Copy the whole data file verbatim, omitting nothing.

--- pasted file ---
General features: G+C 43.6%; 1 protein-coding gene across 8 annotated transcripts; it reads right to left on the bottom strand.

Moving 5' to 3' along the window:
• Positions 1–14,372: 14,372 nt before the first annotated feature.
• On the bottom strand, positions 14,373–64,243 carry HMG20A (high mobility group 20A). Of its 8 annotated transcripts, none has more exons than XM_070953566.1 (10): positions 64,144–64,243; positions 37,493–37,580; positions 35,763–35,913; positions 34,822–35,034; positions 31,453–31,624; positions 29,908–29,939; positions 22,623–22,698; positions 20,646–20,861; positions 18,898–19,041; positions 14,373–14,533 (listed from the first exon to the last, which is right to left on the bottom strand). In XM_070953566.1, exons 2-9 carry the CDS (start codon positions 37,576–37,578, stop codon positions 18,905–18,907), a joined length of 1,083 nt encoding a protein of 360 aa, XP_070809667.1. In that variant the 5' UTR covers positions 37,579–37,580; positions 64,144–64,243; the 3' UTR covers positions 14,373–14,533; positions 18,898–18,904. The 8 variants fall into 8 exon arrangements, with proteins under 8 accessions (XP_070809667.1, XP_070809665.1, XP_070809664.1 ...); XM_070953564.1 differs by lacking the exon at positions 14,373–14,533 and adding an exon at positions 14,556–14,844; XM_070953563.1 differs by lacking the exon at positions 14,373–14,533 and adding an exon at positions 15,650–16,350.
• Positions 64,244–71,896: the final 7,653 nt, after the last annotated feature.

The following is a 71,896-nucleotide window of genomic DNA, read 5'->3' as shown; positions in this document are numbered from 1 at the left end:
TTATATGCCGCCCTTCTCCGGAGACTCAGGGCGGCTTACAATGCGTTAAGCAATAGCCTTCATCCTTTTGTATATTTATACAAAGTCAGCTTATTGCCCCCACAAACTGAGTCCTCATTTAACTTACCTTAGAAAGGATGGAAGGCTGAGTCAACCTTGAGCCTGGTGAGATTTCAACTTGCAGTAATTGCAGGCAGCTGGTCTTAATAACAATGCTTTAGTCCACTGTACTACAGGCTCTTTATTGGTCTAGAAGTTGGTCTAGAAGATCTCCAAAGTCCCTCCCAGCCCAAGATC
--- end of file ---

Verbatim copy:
General features: G+C 43.6%; 1 protein-coding gene across 8 annotated transcripts; it reads right to left on the bottom strand.

Moving 5' to 3' along the window:
• Positions 1–14,372: 14,372 nt before the first annotated feature.
• On the bottom strand, positions 14,373–64,243 carry HMG20A (high mobility group 20A). Of its 8 annotated transcripts, none has more exons than XM_070953566.1 (10): positions 64,144–64,243; positions 37,493–37,580; positions 35,763–35,913; positions 34,822–35,034; positions 31,453–31,624; positions 29,908–29,939; positions 22,623–22,698; positions 20,646–20,861; positions 18,898–19,041; positions 14,373–14,533 (listed from the first exon to the last, which is right to left on the bottom strand). In XM_070953566.1, exons 2-9 carry the CDS (start codon positions 37,576–37,578, stop codon positions 18,905–18,907), a joined length of 1,083 nt encoding a protein of 360 aa, XP_070809667.1. In that variant the 5' UTR covers positions 37,579–37,580; positions 64,144–64,243; the 3' UTR covers positions 14,373–14,533; positions 18,898–18,904. The 8 variants fall into 8 exon arrangements, with proteins under 8 accessions (XP_070809667.1, XP_070809665.1, XP_070809664.1 ...); XM_070953564.1 differs by lacking the exon at positions 14,373–14,533 and adding an exon at positions 14,556–14,844; XM_070953563.1 differs by lacking the exon at positions 14,373–14,533 and adding an exon at positions 15,650–16,350.
• Positions 64,244–71,896: the final 7,653 nt, after the last annotated feature.

The following is a 71,896-nucleotide window of genomic DNA, read 5'->3' as shown; positions in this document are numbered from 1 at the left end:
TTATATGCCGCCCTTCTCCGGAGACTCAGGGCGGCTTACAATGCGTTAAGCAATAGCCTTCATCCTTTTGTATATTTATACAAAGTCAGCTTATTGCCCCCACAAACTGAGTCCTCATTTAACTTACCTTAGAAAGGATGGAAGGCTGAGTCAACCTTGAGCCTGGTGAGATTTCAACTTGCAGTAATTGCAGGCAGCTGGTCTTAATAACAATGCTTTAGTCCACTGTACTACAGGCTCTTTATTGGTCTAGAAGTTGGTCTAGAAGATCTCCAAAGTCCCTCCCAGCCCAAGATC